December 15, 1994









IN RE: M. Alex Rowady/City of Winchester





This appeal originated in a request to inspect a public record submitted by Mr. M. Alex Rowady to the City of Winchester. On April 20, 1994, Mr. Rowady requested access to the "[r]ecord of 9-1-1 emergency calls to the Winchester Police Department on Saturday, April 9, 1994 between the hours of 2:30 and 4:00 p.m." Mr. Ed Burtner, City Manager, responded to Mr. Rowady's request on April 21, 1994, advising him that his request was denied "under KRS 61.878(1)(a) as elaborated upon in OAG 90-117."


In a subsequent letter to Mr. Burtner, Mr. Rowady attempted to clarify his request. He explained:


My request . . . does not seek the identity of any such caller or even to procure a copy of the 9-1-1 tape in question. Rather, I simply ask to be provided, at my expense, with a verbatim written transcript of the portion of the 9-1-1 tape which records a call to the Winchester Police Department at approximately 3:14 p.m. on Saturday, April 9, 1994 in which the caller claimed a man in a red truck was directing sexual improprieties toward children.



Because Mr. Rowady was not interested in the identity of the caller, he suggested that the individual's name be deleted from the transcript. Mr. Burtner denied Mr. Rowady's amended request, advising him that "OAG 90-117 seems to the City Attorney to be perfectly in point." Reaffirming the City's reliance on KRS 61.878(1)(a), he also invoked KRS 61.878(1)(h), now codified and hereinafter referred to as KRS 61.878(1)(i).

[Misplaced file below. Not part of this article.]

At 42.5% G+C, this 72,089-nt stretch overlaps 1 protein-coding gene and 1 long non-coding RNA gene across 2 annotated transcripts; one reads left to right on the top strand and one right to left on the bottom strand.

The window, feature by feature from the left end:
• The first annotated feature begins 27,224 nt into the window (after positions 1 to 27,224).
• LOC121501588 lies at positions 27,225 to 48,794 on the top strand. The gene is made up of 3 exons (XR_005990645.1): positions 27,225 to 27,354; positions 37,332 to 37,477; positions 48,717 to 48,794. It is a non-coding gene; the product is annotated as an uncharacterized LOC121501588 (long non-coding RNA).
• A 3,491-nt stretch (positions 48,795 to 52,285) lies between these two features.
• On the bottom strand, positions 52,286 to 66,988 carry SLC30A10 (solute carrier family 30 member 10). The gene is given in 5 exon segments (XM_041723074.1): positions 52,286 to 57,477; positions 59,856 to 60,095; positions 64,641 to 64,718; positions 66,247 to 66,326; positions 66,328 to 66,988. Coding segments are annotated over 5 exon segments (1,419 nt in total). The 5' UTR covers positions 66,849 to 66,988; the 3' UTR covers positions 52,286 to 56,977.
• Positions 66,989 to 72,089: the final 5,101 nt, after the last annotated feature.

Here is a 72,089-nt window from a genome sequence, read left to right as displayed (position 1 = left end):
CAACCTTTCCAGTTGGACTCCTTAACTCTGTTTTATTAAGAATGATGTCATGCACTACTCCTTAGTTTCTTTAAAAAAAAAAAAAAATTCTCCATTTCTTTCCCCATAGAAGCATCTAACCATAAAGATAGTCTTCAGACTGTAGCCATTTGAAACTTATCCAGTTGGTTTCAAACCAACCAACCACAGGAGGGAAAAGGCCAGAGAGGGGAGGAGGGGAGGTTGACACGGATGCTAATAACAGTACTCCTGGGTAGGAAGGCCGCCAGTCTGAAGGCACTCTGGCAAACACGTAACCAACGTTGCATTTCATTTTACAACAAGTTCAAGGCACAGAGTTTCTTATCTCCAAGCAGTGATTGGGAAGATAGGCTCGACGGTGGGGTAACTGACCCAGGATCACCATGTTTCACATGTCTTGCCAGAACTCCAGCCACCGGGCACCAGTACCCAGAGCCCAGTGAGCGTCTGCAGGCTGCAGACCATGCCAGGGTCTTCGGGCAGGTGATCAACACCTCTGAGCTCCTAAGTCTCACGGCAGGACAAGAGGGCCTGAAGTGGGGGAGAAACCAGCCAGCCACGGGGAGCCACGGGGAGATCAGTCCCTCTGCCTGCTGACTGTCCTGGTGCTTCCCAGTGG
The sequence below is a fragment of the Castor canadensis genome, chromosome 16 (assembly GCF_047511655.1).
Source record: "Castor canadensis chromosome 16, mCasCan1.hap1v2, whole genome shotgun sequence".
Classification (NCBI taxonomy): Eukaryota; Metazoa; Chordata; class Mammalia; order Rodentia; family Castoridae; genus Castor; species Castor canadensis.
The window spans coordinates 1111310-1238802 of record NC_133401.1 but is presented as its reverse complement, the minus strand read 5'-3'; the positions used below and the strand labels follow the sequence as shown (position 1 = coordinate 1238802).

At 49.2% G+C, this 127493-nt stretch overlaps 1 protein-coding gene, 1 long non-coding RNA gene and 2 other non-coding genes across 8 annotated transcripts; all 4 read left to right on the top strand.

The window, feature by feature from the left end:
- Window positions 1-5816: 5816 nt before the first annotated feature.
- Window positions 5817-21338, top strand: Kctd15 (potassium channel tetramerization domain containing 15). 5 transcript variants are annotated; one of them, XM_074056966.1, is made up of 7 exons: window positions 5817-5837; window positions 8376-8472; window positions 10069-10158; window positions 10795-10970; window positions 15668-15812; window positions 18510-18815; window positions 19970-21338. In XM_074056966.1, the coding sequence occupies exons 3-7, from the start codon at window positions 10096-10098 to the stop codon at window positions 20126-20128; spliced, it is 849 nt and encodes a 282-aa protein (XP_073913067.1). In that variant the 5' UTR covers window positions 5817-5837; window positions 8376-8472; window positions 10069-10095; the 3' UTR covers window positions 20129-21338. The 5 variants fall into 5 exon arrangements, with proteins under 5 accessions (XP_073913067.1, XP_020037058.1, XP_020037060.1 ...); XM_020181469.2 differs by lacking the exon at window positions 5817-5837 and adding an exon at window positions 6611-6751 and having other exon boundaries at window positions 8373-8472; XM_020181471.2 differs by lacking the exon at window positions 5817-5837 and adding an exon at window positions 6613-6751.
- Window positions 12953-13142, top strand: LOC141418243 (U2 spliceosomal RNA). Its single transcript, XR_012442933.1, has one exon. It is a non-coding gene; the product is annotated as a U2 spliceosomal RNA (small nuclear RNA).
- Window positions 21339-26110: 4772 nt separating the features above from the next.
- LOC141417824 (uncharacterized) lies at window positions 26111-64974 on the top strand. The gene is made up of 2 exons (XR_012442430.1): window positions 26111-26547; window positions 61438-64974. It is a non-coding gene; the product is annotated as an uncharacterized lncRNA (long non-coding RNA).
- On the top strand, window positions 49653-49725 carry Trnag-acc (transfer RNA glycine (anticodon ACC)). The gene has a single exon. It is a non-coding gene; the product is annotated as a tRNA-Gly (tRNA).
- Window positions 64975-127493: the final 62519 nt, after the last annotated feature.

The question presented in this open records appeal is whether the City of Winchester properly relied on KRS 61.878(1)(a) and (i), and this office's opinion in OAG 90-117, in denying Mr. Rowady's request. For the reasons set forth below, we conclude that unless the City can provide particularized justification for its denial of that portion of the 911 audio tape requested by Mr. Rowady by articulating the reasons for denial in terms of the requirements of KRS 61.878(1)(a), it cannot properly withhold the tape. However, the City is not obligated to provide Mr. Rowady with a written transcript of the tape, but is only required to release the record in the format in which it is currently maintained.